Meet August Roberts, PUL's spring 2022 PACSCL DEI Intern
August Roberts joined Princeton University Library (PUL) during the spring 2022 term as its inaugural Special Collections intern through the Philadelphia Area Consortium of Special Collections Libraries (PACSCL)-sponsored program. A first-year student, Roberts reflected on their time at PUL, which included learning about the archives and the preservation of LGBTQIA stories.
What are you interested in concentrating on at Princeton University?
Since I only just finished my first year at Princeton, I've yet to decide what I would like my concentration to be. Currently, I am considering Art History or English, as both would allow me to explore cultural history using creative sources like art and literature. I feel this best allows one to understand the human element of history, which can be easily overlooked.
What was your day-to-day as an Intern at the Library?
Throughout my internship, I experienced what a typical day looked like for various departments within Special Collections. Although this made my day-to-day tasks change every couple of weeks, it was a wonderful chance to learn about the wide range of roles necessary to keep libraries and archives functioning for the public.
Did you have a preference for any of the departments you worked with? Any favorite projects?
Everyone I worked with did a wonderful job of providing interesting and informative introductions to their departments, so it's really hard to decide! Each project I worked on brought a unique exposure to the amazing objects within the PUL Collection. I truly understand the wide range of resources available to Princeton students through Special Collections infinitely better because of my exposure to all these different departments.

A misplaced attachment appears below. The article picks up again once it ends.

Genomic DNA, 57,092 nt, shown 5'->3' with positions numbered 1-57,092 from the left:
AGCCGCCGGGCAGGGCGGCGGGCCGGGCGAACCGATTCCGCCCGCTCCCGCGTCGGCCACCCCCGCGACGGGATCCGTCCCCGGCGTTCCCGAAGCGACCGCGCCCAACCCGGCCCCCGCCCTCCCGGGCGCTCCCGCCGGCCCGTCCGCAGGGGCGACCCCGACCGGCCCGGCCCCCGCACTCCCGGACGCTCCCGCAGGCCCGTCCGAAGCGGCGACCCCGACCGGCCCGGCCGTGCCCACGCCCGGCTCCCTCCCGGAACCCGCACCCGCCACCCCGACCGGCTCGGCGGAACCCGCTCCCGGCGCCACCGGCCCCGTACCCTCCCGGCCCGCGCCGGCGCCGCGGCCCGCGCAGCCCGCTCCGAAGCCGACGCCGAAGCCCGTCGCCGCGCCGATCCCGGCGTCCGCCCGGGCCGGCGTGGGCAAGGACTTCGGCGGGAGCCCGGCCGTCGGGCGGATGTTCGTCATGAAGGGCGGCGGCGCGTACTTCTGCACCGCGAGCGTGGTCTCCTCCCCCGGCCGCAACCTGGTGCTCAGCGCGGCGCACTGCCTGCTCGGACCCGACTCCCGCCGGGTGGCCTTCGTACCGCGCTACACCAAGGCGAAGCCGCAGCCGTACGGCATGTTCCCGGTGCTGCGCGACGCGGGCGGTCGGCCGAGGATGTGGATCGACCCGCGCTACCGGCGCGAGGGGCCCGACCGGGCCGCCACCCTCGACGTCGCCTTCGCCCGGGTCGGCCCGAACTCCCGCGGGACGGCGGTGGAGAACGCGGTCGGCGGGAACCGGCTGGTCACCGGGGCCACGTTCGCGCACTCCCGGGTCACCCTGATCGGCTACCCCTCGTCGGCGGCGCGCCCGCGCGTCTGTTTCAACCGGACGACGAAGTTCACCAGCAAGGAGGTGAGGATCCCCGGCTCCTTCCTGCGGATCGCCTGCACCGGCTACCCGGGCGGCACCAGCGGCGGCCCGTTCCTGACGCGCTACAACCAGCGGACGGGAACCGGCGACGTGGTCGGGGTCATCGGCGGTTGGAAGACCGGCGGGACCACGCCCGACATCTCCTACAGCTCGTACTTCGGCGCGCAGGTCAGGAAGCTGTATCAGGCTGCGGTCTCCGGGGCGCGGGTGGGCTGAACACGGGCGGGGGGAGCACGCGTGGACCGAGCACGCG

One of the projects I worked on was cataloging Roman Imperial coins for Numismatics, which required a lot of attention to detail as I cross-referenced several different books in order to identify and describe coins in the collection. In Mudd Library, I worked on two of Princeton's oral history projects, proofreading and editing transcripts. I also worked with Princeton's F. Scott Fitzgerald collection to rehouse his plays and poems as part of the digitization process.
Probably the most creative project I worked on was with Cotsen's Children's Library. I worked with the librarians there to create children's programming related to the alchemy exhibit in the Milberg gallery. As part of this programming, we designed an encoded recipe for layered lemonade (which can be found here) in order to teach kids about the practices used by real alchemists. A second part of this project can also be found on the blog, which shows various imagery surrounding toads within the PUL collection. This project involved a lot of research and hand-on exploration of the collections, which was a very exciting experience
Did you learn anything interesting about the LGBTQIA+ community through your internship?
I learned a lot about the challenges faced by LGBTQ+ people and other marginalized groups using library catalogs to find information on their communities. A lot of the 'official' terms used to describe different holdings can be very outdated and inaccurately represent how that community views itself. Librarians have an obligation to reform this language to create easy access to these materials for the public and to respect the communities.
Do you have any advice for students interested in interning at the Library?
My advice for anyone seeking internships within the Library is to find what you are really passionate about and express your genuine enthusiasm about it. There are so many different and vital roles within the Library that there truly is a spot for anyone, whether you are interested in history, music, engineering, or anything else. Your dedication to both protecting these collections and making them accessible for public enrichment is the most important part of any work within the library.
Published on June 13, 2022
Interview by Brandon Johnson, Communications Specialist
Media Contact: Barbara Valenza, Director of Library Communications